Early humans relied on trial and error for much of their learning, but looking to nature also provided clues to health aids and allowed our ancestors to mimic natural solutions.
One of the traditional ways that ancient shamans discovered new ways to treat tribe members was by watching the local animals.
Often, what other species ate when they were experiencing symptoms of illness could have an effect on what the local humans were dealing with as well. That led to many traditional medicines, a number of which are still being used today.
In more modern times, it has also led to a field of study that looks at how animals self-medicate and the plants, soils and insect they utilize in doing so. It’s called called Zoopharmacognosy.
Zoopharmacognosy may be an unwieldy word to say or spell, but there’s a definite logic to it. It combines the words indicating animals (zoo), drugs (pharma) and knowing (gnosy), so its roots are literally based on connecting animals to medicine.
By watching what animals use, researchers can find treatments for humans as well. It’s a growing branch of study that has animal behaviorists, ecologists, pharmacologists, anthropologists, geochemists and parasitologists working together to use nature to solve modern health problems.
One of the most common animals studied in this context is the chimpanzee. A chimp in Tanzania, for example, might use the same plant to cure stomach pain as a woman from the local village.
By watching carefully what the animal’s symptoms were and mimicking what thechimpanzee did, both can find the same cure. No less a legend than Jane Goodall observed chimpanzees eating certain bushes in an effort to make themselves sick, perhaps to expel toxins or parasites.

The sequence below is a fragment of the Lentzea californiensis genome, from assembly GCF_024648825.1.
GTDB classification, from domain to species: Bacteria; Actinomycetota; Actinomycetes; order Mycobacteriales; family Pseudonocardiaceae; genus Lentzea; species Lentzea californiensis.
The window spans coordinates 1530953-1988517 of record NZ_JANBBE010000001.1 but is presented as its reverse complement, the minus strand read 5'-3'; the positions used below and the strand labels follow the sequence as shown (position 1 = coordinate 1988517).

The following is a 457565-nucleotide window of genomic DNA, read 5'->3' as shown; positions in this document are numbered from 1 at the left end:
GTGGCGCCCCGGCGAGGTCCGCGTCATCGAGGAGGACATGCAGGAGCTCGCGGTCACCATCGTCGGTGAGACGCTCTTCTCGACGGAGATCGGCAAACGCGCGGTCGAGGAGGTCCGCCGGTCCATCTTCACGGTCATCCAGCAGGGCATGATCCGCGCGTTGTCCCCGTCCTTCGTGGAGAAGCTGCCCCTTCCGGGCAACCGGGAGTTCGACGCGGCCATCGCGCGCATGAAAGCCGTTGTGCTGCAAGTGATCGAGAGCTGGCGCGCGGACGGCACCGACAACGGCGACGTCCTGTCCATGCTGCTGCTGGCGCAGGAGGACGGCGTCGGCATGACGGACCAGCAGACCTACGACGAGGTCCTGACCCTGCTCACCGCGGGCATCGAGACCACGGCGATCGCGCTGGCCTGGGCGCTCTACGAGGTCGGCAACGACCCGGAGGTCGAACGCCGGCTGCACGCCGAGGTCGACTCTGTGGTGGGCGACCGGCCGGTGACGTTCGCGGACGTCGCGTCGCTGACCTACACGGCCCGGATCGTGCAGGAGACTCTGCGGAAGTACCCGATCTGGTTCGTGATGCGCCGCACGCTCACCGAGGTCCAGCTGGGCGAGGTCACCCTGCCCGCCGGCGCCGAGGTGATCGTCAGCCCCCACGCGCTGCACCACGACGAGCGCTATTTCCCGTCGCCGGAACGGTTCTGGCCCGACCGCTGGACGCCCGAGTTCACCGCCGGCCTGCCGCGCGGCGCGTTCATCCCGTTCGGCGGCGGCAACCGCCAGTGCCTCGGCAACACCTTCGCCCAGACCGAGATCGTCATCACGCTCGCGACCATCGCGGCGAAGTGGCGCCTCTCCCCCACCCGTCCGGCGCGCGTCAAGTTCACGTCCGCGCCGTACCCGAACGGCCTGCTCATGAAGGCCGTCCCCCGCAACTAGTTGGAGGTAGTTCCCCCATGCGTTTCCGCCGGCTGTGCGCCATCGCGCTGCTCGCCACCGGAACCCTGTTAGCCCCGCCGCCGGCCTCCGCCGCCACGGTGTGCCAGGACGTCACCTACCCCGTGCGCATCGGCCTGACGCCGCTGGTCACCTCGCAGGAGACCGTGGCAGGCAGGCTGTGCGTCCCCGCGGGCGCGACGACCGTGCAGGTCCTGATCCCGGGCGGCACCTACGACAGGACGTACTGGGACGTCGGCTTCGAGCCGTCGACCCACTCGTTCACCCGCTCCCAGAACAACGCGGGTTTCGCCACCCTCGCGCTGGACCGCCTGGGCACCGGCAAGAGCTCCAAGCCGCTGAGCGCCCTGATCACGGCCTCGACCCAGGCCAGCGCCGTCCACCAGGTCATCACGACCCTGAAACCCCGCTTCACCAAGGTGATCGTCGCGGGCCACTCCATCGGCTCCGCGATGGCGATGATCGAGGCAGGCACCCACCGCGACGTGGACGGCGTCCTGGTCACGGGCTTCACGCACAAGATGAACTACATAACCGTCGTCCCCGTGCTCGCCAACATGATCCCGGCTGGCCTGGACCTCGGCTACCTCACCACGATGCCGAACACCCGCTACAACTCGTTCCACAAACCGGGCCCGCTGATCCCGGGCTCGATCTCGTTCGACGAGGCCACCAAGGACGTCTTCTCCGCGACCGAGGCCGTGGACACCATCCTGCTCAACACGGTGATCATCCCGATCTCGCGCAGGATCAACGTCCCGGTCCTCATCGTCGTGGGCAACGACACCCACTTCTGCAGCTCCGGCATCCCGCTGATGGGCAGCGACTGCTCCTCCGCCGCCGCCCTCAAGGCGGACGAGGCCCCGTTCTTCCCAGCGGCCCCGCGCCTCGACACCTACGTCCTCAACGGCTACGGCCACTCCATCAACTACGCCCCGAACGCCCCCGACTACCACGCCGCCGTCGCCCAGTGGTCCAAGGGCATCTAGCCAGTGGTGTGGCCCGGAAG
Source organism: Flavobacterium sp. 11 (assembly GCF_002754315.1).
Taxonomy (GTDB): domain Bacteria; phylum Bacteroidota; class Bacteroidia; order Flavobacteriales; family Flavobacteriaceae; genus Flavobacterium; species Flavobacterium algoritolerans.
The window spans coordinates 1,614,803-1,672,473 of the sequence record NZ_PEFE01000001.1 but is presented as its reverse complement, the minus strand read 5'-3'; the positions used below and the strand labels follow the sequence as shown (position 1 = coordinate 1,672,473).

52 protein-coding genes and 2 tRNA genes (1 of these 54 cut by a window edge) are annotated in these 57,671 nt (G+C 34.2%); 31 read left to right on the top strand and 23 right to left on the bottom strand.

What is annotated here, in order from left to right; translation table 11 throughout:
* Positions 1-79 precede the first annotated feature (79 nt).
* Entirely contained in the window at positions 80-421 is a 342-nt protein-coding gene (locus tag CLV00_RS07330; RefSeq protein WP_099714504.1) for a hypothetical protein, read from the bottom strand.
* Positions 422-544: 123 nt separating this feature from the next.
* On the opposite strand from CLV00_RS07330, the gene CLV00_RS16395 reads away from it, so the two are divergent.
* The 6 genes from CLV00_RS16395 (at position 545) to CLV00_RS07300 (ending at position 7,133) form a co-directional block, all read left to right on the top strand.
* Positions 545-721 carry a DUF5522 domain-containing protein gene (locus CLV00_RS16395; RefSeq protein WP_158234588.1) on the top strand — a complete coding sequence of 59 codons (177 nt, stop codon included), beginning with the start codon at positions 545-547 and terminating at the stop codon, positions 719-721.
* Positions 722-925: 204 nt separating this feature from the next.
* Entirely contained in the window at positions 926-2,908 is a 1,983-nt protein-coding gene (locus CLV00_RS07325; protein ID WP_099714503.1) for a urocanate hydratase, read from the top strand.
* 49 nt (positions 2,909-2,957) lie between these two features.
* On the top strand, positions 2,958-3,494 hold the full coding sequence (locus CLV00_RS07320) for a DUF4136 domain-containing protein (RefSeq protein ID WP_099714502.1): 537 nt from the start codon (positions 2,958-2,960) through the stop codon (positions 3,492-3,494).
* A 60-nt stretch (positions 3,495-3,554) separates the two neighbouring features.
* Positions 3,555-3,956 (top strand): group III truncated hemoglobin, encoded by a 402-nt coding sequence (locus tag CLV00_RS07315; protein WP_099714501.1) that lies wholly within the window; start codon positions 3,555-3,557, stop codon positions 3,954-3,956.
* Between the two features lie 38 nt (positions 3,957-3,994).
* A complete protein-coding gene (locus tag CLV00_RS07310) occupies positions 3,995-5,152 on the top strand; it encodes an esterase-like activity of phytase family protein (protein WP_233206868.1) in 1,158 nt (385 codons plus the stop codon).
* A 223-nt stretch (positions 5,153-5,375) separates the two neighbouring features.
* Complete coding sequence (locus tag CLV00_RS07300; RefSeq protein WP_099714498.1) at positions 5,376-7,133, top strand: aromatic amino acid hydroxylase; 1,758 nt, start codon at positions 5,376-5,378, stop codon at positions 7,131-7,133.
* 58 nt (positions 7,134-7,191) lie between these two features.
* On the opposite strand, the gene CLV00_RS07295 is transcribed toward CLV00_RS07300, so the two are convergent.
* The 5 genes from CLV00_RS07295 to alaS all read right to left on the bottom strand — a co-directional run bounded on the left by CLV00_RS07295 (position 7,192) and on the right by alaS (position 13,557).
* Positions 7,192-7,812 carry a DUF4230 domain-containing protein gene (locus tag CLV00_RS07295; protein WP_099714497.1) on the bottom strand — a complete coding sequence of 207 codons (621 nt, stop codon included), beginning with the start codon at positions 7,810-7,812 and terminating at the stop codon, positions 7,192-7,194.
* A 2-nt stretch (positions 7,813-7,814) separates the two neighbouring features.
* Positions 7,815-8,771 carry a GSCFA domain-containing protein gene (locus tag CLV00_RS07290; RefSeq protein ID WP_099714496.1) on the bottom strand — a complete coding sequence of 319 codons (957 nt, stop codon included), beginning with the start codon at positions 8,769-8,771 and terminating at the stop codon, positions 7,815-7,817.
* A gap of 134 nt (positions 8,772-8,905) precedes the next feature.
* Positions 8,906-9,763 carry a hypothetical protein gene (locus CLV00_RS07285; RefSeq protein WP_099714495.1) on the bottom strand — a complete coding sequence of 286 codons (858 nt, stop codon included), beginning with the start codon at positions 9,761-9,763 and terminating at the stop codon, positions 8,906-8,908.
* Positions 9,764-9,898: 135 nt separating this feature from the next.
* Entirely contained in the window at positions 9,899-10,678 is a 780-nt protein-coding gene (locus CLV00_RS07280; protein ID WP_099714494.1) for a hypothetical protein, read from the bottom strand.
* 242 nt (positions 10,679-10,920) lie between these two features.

It makes sense that chimpanzees would be a natural model for those looking for local medicines. But they aren’t the only ones that are being watched, or that appear to use natural remedies for what ails them.
For instance,in Kenya, women induce labor using the leaves of a tree from the Boraginaceae family … just like the local elephants do.
Lemurs in Madagascar take the leaves and bark of fig and tamarind trees in the late stages of pregnancy, which serves as a natural prenatal vitamin.
Giraffes eat termite mound soil to detoxify, which may have impacts for human health.
European starlings crush ants to soothe their irritated skin, which releases formic acid and has properties that kill the irritants. Finches appear to self-medicate, too.
Wood rats in California fumigate their nests by combining bay leaves with their tears to release fumigating vapors. And that’s just the tip of the iceberg.
Using animal behavior to find medicine was how cavemen shamans looked for cures the only way they knew how. But today this burgeoning field of study shows there are still applications for the future as well.
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